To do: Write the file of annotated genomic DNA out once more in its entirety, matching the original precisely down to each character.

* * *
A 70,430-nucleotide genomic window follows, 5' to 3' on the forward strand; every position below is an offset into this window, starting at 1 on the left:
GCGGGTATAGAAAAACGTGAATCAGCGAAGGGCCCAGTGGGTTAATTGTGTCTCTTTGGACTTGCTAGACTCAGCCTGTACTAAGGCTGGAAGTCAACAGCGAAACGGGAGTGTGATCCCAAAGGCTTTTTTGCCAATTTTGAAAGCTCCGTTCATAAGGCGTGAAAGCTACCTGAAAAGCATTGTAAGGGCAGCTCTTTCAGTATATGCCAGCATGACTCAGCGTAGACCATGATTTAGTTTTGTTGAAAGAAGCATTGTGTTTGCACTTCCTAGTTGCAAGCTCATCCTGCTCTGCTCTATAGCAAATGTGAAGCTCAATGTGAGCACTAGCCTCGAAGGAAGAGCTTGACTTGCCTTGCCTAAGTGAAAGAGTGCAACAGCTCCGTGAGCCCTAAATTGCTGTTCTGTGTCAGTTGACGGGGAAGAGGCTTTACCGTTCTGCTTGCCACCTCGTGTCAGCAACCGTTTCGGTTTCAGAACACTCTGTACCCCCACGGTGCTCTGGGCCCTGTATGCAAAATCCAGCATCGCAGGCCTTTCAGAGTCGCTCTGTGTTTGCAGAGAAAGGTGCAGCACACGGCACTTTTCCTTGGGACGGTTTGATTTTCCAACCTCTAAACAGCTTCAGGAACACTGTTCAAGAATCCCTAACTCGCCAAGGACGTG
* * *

A 70,430-nucleotide genomic window follows, 5' to 3' on the forward strand; every position below is an offset into this window, starting at 1 on the left:
GCGGGTATAGAAAAACGTGAATCAGCGAAGGGCCCAGTGGGTTAATTGTGTCTCTTTGGACTTGCTAGACTCAGCCTGTACTAAGGCTGGAAGTCAACAGCGAAACGGGAGTGTGATCCCAAAGGCTTTTTTGCCAATTTTGAAAGCTCCGTTCATAAGGCGTGAAAGCTACCTGAAAAGCATTGTAAGGGCAGCTCTTTCAGTATATGCCAGCATGACTCAGCGTAGACCATGATTTAGTTTTGTTGAAAGAAGCATTGTGTTTGCACTTCCTAGTTGCAAGCTCATCCTGCTCTGCTCTATAGCAAATGTGAAGCTCAATGTGAGCACTAGCCTCGAAGGAAGAGCTTGACTTGCCTTGCCTAAGTGAAAGAGTGCAACAGCTCCGTGAGCCCTAAATTGCTGTTCTGTGTCAGTTGACGGGGAAGAGGCTTTACCGTTCTGCTTGCCACCTCGTGTCAGCAACCGTTTCGGTTTCAGAACACTCTGTACCCCCACGGTGCTCTGGGCCCTGTATGCAAAATCCAGCATCGCAGGCCTTTCAGAGTCGCTCTGTGTTTGCAGAGAAAGGTGCAGCACACGGCACTTTTCCTTGGGACGGTTTGATTTTCCAACCTCTAAACAGCTTCAGGAACACTGTTCAAGAATCCCTAACTCGCCAAGGACGTG